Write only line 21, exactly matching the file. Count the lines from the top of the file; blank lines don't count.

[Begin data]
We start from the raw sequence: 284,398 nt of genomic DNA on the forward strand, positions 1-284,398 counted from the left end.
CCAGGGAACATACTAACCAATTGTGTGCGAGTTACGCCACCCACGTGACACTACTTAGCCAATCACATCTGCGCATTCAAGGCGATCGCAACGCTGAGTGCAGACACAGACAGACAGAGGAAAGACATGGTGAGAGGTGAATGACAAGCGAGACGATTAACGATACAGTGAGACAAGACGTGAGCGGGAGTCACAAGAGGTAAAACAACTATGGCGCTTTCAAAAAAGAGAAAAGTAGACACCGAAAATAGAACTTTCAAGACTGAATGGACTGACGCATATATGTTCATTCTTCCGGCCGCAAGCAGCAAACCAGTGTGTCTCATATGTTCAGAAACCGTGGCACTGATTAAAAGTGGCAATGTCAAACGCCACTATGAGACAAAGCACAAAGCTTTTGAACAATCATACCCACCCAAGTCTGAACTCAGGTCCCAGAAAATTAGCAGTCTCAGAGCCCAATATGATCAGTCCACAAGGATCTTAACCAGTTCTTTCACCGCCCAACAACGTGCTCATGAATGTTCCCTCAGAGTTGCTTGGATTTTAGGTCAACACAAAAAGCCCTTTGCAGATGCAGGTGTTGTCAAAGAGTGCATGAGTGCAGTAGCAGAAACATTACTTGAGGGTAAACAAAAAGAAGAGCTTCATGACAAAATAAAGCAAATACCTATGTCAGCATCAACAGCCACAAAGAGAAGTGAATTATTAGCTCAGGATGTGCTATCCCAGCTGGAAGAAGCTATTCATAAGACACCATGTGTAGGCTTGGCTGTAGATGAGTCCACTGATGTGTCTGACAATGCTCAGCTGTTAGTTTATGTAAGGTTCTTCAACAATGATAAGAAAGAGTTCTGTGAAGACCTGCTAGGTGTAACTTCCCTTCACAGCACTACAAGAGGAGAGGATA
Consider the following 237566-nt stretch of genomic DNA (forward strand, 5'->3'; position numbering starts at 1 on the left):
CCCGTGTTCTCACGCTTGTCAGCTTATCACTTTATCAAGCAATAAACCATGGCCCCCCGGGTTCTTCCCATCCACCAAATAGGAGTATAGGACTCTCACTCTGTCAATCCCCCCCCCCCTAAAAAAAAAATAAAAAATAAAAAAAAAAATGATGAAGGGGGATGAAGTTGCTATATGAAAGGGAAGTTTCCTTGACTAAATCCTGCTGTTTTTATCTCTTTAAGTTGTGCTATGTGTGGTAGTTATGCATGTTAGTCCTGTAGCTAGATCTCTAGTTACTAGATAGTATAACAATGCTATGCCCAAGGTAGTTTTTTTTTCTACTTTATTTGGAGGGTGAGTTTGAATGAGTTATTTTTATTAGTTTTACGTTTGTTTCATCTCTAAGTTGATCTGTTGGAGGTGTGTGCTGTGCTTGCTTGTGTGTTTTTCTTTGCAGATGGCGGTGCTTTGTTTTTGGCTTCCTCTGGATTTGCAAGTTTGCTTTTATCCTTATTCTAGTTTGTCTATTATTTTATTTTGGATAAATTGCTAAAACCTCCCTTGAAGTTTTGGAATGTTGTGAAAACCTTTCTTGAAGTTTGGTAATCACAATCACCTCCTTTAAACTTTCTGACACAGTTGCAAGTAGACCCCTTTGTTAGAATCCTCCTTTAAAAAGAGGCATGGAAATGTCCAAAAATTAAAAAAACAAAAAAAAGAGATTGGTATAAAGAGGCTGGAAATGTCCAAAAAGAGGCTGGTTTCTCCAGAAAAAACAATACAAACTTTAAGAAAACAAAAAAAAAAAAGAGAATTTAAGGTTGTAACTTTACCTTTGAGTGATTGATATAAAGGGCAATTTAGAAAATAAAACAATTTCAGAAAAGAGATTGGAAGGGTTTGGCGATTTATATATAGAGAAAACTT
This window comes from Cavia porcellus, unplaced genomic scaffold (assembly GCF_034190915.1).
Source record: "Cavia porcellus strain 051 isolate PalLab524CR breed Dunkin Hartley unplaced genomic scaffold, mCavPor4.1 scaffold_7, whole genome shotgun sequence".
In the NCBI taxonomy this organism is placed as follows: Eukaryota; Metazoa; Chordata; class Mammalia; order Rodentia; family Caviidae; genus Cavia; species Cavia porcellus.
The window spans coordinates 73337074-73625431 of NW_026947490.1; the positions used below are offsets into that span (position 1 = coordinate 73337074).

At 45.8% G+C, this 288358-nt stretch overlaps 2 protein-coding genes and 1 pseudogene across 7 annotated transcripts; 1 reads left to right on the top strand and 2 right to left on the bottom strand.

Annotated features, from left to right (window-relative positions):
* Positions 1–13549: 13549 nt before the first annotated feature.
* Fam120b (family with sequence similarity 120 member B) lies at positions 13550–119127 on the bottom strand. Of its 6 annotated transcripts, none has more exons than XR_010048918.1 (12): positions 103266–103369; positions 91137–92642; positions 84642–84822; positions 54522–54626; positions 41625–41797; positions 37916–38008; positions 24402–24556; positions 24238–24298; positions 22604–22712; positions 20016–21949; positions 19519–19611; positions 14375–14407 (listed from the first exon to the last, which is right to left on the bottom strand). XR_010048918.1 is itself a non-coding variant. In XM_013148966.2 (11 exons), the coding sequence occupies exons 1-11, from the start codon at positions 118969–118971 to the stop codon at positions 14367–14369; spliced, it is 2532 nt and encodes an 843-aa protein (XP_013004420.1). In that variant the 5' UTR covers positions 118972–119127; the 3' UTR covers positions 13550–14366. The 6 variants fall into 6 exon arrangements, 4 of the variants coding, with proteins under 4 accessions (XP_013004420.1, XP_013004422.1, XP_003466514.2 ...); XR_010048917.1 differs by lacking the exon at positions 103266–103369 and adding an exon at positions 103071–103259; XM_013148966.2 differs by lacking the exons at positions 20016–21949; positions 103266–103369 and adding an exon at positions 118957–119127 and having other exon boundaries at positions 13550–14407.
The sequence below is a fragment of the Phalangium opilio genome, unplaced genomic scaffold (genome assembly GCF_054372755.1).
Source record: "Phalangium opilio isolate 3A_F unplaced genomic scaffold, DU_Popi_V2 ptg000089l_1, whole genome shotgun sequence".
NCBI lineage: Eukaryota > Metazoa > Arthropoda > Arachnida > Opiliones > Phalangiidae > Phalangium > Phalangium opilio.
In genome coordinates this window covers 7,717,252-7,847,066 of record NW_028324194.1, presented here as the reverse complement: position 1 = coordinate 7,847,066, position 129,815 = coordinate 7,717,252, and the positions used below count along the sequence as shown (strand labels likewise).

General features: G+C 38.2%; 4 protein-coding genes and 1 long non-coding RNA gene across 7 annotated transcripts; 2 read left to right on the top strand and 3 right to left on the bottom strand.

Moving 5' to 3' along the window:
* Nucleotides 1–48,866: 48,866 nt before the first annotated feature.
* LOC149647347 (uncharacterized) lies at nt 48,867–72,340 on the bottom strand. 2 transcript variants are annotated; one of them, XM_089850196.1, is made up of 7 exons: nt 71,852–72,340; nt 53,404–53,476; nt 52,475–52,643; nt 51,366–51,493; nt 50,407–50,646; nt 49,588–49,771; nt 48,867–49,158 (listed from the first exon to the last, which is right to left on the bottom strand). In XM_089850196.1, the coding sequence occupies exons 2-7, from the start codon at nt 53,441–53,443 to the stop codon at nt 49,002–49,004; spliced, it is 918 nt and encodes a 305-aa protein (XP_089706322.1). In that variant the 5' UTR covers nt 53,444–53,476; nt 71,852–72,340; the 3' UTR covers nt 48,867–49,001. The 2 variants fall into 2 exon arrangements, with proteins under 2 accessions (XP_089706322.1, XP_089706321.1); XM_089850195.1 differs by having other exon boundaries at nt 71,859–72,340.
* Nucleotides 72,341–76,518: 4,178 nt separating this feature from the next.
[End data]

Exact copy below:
* Nucleotides 72,341–76,518: 4,178 nt separating this feature from the next.